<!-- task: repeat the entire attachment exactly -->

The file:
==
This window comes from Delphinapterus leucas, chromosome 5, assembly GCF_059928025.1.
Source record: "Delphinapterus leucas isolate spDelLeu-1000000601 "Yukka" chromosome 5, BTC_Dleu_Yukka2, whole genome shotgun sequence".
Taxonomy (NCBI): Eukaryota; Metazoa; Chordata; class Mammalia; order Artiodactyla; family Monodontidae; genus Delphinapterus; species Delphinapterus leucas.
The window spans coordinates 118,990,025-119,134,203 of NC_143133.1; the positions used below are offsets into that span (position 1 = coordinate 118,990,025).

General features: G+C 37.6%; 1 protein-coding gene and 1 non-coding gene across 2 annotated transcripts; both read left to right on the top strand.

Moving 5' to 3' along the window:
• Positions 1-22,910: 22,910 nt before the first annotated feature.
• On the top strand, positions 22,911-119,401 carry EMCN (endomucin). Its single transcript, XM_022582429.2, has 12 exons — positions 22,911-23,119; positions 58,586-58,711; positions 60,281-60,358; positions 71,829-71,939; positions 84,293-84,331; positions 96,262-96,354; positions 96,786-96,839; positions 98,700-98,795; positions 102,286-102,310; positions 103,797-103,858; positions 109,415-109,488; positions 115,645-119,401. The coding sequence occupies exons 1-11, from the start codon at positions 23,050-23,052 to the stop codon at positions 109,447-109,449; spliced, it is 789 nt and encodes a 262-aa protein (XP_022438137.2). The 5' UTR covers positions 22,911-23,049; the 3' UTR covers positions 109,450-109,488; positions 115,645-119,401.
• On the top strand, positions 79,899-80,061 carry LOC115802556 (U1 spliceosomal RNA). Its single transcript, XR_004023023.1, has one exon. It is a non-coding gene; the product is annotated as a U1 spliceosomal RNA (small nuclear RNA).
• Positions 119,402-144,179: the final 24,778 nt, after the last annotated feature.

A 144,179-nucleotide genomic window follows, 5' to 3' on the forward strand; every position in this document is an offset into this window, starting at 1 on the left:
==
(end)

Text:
This window comes from Delphinapterus leucas, chromosome 5, assembly GCF_059928025.1.
Source record: "Delphinapterus leucas isolate spDelLeu-1000000601 "Yukka" chromosome 5, BTC_Dleu_Yukka2, whole genome shotgun sequence".
Taxonomy (NCBI): Eukaryota; Metazoa; Chordata; class Mammalia; order Artiodactyla; family Monodontidae; genus Delphinapterus; species Delphinapterus leucas.
The window spans coordinates 118,990,025-119,134,203 of NC_143133.1; the positions used below are offsets into that span (position 1 = coordinate 118,990,025).

General features: G+C 37.6%; 1 protein-coding gene and 1 non-coding gene across 2 annotated transcripts; both read left to right on the top strand.

Moving 5' to 3' along the window:
• Positions 1-22,910: 22,910 nt before the first annotated feature.
• On the top strand, positions 22,911-119,401 carry EMCN (endomucin). Its single transcript, XM_022582429.2, has 12 exons — positions 22,911-23,119; positions 58,586-58,711; positions 60,281-60,358; positions 71,829-71,939; positions 84,293-84,331; positions 96,262-96,354; positions 96,786-96,839; positions 98,700-98,795; positions 102,286-102,310; positions 103,797-103,858; positions 109,415-109,488; positions 115,645-119,401. The coding sequence occupies exons 1-11, from the start codon at positions 23,050-23,052 to the stop codon at positions 109,447-109,449; spliced, it is 789 nt and encodes a 262-aa protein (XP_022438137.2). The 5' UTR covers positions 22,911-23,049; the 3' UTR covers positions 109,450-109,488; positions 115,645-119,401.
• On the top strand, positions 79,899-80,061 carry LOC115802556 (U1 spliceosomal RNA). Its single transcript, XR_004023023.1, has one exon. It is a non-coding gene; the product is annotated as a U1 spliceosomal RNA (small nuclear RNA).
• Positions 119,402-144,179: the final 24,778 nt, after the last annotated feature.

A 144,179-nucleotide genomic window follows, 5' to 3' on the forward strand; every position in this document is an offset into this window, starting at 1 on the left: